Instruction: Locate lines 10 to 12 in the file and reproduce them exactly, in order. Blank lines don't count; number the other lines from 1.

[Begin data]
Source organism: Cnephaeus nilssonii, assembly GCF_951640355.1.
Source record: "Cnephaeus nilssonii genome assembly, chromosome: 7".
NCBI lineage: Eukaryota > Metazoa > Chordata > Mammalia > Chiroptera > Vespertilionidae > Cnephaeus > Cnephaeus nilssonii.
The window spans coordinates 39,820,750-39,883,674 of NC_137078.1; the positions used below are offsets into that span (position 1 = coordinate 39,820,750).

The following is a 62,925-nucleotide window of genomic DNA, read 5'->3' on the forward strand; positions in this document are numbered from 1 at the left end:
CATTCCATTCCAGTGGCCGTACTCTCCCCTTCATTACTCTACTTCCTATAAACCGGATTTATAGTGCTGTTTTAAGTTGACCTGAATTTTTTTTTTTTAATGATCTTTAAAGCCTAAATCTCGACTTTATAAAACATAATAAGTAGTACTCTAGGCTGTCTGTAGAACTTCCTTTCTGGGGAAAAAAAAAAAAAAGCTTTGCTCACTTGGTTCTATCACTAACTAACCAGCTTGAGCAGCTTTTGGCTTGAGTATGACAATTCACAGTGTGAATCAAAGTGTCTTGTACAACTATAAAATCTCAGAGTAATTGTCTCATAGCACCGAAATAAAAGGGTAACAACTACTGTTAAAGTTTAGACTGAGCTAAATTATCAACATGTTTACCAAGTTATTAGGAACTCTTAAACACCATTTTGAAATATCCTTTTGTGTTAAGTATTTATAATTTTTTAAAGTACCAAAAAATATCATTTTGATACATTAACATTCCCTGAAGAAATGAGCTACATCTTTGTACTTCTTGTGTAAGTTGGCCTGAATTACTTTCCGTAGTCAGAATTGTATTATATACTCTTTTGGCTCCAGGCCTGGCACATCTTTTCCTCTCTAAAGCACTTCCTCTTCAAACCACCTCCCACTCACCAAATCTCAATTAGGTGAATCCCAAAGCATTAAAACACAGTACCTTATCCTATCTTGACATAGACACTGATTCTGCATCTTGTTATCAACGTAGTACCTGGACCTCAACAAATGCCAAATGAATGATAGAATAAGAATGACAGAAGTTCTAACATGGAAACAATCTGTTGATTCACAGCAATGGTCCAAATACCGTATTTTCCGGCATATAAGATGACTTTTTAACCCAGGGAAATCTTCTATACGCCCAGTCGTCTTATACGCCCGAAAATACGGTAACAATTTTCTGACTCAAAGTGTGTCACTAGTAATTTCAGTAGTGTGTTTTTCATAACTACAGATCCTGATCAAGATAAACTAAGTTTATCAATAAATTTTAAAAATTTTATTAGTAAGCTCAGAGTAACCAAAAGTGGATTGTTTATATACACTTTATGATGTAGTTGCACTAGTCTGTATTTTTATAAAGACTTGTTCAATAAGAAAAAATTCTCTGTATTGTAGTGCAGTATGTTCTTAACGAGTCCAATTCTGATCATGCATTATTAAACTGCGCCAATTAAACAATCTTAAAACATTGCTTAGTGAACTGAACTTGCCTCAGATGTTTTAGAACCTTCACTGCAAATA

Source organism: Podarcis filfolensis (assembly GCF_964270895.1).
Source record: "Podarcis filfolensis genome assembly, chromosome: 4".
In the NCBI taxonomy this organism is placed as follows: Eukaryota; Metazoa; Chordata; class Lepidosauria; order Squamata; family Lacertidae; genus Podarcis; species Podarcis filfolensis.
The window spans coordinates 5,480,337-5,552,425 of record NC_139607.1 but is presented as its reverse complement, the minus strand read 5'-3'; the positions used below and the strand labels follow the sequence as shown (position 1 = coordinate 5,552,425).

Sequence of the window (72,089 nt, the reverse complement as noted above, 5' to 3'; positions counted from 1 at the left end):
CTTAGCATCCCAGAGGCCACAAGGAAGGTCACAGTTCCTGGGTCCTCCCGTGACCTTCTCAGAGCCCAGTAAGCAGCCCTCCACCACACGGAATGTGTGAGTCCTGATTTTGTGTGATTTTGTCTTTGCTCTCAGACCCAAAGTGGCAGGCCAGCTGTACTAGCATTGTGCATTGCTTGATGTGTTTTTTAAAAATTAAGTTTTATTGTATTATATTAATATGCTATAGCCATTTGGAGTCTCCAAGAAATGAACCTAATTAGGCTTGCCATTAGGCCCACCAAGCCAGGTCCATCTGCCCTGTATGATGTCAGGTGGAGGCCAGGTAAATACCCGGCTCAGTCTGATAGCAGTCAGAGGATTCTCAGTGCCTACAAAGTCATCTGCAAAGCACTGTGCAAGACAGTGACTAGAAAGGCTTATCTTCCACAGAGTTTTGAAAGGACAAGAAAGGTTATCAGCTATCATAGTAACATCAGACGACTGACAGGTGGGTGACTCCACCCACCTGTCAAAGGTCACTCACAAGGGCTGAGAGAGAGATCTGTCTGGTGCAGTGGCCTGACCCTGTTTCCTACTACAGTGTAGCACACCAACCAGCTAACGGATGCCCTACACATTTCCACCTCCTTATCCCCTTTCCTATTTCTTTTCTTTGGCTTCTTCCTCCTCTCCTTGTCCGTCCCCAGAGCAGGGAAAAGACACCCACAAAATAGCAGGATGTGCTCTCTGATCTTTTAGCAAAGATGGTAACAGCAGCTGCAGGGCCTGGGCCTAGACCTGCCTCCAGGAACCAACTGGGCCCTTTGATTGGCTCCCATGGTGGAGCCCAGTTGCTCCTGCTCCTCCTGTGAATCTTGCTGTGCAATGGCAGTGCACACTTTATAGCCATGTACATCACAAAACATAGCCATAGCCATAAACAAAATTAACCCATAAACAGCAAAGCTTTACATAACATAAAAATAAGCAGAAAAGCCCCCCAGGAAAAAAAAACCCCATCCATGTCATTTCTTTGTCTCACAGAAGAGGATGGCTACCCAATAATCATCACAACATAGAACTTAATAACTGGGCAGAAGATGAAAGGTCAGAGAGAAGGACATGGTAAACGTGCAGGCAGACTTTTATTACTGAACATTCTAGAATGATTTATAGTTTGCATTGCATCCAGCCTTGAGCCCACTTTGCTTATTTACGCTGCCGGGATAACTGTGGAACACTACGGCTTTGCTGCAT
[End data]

The window spans coordinates 5,480,337-5,552,425 of record NC_139607.1 but is presented as its reverse complement, the minus strand read 5'-3'; the positions used below and the strand labels follow the sequence as shown (position 1 = coordinate 5,552,425).

Sequence of the window (72,089 nt, the reverse complement as noted above, 5' to 3'; positions counted from 1 at the left end):
CTTAGCATCCCAGAGGCCACAAGGAAGGTCACAGTTCCTGGGTCCTCCCGTGACCTTCTCAGAGCCCAGTAAGCAGCCCTCCACCACACGGAATGTGTGAGTCCTGATTTTGTGTGATTTTGTCTTTGCTCTCAGACCCAAAGTGGCAGGCCAGCTGTACTAGCATTGTGCATTGCTTGATGTGTTTTTTAAAAATTAAGTTTTATTGTATTATATTAATATGCTATAGCCATTTGGAGTCTCCAAGAAATGAACCTAATTAGGCTTGCCATTAGGCCCACCAAGCCAGGTCCATCTGCCCTGTATGATGTCAGGTGGAGGCCAGGTAAATACCCGGCTCAGTCTGATAGCAGTCAGAGGATTCTCAGTGCCTACAAAGTCATCTGCAAAGCACTGTGCAAGACAGTGACTAGAAAGGCTTATCTTCCACAGAGTTTTGAAAGGACAAGAAAGGTTATCAGCTATCATAGTAACATCAGACGACTGACAGGTGGGTGACTCCACCCACCTGTCAAAGGTCACTCACAAGGGCTGAGAGAGAGATCTGTCTGGTGCAGTGGCCTGACCCTGTTTCCTACTACAGTGTAGCACACCAACCAGCTAACGGATGCCCTACACATTTCCACCTCCTTATCCCCTTTCCTATTTCTTTTCTTTGGCTTCTTCCTCCTCTCCTTGTCCGTCCCCAGAGCAGGGAAAAGACACCCACAAAATAGCAGGATGTGCTCTCTGATCTTTTAGCAAAGATGGTAACAGCAGCTGCAGGGCCTGGGCCTAGACCTGCCTCCAGGAACCAACTGGGCCCTTTGATTGGCTCCCATGGTGGAGCCCAGTTGCTCCTGCTCCTCCTGTGAATCTTGCTGTGCAATGGCAGTGCACACTTTATAGCCATGTACATCACAAAACATAGCCATAGCCATAAACAAAATTAACCCATAAACAGCAAAGCTTTACATAACATAAAAATAAGCAGAAAAGCCCCCCAGGAAAAAAAAACCCCATCCATGTCATTTCTTTGTCTCACAGAAGAGGATGGCTACCCAATAATCATCACAACATAGAACTTAATAACTGGGCAGAAGATGAAAGGTCAGAGAGAAGGACATGGTAAACGTGCAGGCAGACTTTTATTACTGAACATTCTAGAATGATTTATAGTTTGCATTGCATCCAGCCTTGAGCCCACTTTGCTTATTTACGCTGCCGGGATAACTGTGGAACACTACGGCTTTGCTGCAT